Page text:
And this is especially critical when that calling includes suffering. Jesus wouldn’t have endured the Cross had he not kept God as his one audience member. This reveals the long-term application of Jesus’ teaching on almsgiving—it’s to prepare us to live our entire lives seeking the reward of our Father who sees and rewards in secret.

When it comes to prayer, Jesus adds something. As in almsgiving, his disciples are to pray in secret, for one audience member, and not as the hypocrites do, for many audience members. But Jesus also says our words are to be few, because God already knows what we need before we ask him.

So why do we pray?

Jesus teaches us to pray about three things: Needs, hurts, and worries. Needs are things that God provides, but that people still don’t have. These include community, housing, food, security, and the basic things required to maintain them. When I pray with this understanding of needs, it decreases my laundry list and increases my contentment.

Hurts are those pains we feel in our bodies or in our feelings—and those pains we cause for others. This is why Jesus calls us to reconciliation with others and not just God. It’s why the Lord’s Prayer, and especially its concluding comment in the Sermon, urges us to forgive others as the measure of God’s forgiveness of us.

And worries are the thoughts we have that cause us to forget God. The reason we pray about needs, hurts, and worries, even though God knows about them already, is so that we don’t forget that God is with us through our deficits, healing, and anxieties.

Jesus’ final instruction in this section is on the discipline of fasting. Fasting often accompanies prayer. Abstaining from food serves to remind us of the fundamental truth as Jesus experienced it in his trial in the wilderness, namely that we do not live by bread alone, but by God’s Word. This truth applies to many other parts of life from which we may abstain.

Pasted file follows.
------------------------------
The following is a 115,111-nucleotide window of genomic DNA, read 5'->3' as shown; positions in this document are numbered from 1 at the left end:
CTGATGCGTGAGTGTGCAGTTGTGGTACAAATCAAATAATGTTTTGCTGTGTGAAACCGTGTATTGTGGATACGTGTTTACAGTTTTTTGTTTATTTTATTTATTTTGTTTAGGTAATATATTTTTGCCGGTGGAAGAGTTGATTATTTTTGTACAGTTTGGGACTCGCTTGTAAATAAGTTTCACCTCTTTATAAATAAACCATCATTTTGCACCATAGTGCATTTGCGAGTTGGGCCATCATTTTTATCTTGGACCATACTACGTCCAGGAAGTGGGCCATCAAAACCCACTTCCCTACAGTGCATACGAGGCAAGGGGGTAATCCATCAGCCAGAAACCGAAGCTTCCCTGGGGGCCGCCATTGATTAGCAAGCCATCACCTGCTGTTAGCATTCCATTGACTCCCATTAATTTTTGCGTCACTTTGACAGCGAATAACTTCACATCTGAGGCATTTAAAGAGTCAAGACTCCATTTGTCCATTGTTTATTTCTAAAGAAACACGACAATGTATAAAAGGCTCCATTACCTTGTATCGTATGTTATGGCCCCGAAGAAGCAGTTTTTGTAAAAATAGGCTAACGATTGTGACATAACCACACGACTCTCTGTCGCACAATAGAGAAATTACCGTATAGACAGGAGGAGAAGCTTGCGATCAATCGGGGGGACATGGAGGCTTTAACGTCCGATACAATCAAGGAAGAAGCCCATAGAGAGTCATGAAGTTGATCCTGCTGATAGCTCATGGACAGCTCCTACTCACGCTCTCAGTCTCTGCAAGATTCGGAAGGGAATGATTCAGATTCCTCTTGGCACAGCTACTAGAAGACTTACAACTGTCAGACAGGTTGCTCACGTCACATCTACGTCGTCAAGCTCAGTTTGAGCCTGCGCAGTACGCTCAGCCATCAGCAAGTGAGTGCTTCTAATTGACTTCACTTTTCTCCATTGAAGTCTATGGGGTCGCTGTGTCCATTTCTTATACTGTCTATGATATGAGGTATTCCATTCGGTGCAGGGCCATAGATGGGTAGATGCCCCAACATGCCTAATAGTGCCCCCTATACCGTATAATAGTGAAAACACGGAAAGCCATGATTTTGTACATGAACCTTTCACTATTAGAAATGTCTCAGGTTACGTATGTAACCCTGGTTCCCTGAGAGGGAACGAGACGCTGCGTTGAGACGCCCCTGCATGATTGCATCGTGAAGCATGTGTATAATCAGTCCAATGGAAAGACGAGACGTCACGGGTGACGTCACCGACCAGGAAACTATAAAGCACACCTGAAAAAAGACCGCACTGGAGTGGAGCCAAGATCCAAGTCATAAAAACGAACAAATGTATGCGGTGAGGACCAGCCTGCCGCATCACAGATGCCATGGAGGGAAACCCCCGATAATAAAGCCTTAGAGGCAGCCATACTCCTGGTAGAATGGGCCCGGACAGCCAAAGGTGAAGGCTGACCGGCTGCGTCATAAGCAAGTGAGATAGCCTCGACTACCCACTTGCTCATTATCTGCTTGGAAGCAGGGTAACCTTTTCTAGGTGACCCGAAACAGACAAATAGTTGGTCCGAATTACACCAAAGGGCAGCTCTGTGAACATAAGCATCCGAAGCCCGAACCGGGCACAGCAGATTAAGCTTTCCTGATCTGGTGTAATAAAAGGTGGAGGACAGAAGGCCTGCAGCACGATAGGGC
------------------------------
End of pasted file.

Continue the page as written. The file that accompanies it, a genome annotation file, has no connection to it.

For example, Paul advises couples to abstain from sexual relations. This reminds them that their relationship is more than sex. Some of us need to fast from routine because life is more than being in control. We could benefit from fasting from entertainment because life is more than amusement. Or from technology because life is more than knowledge and keeping up.

Here the point is that when we ask, the Holy Spirit will reveal an issue for our own fasting. For each of us there is something that, if we fasted from it for a time, would remind us of our dependence on God. When we fast, Jesus says, don’t do so like the hypocrites, but do so in secret, for the audience of one, and God will work in the mysterious, secret way to reward you.

Questions for Discussion and Reflection

  • As you think about your own acts of piety, who are the members of your audience? Ask yourself, “Do I feel slighted when I give something and aren’t recognized for it?”
  • Do you offer prayers “in secret” and with as few words as possible? What do you think about the definitions of “needs, hurts, and worries?” Make a list of your needs, hurts, and worries according to these definitions. How can these perspectives guide your own prayers?
  • Share something from which you would benefit from fasting. Abstain from this for a reasonable time and observe what happens.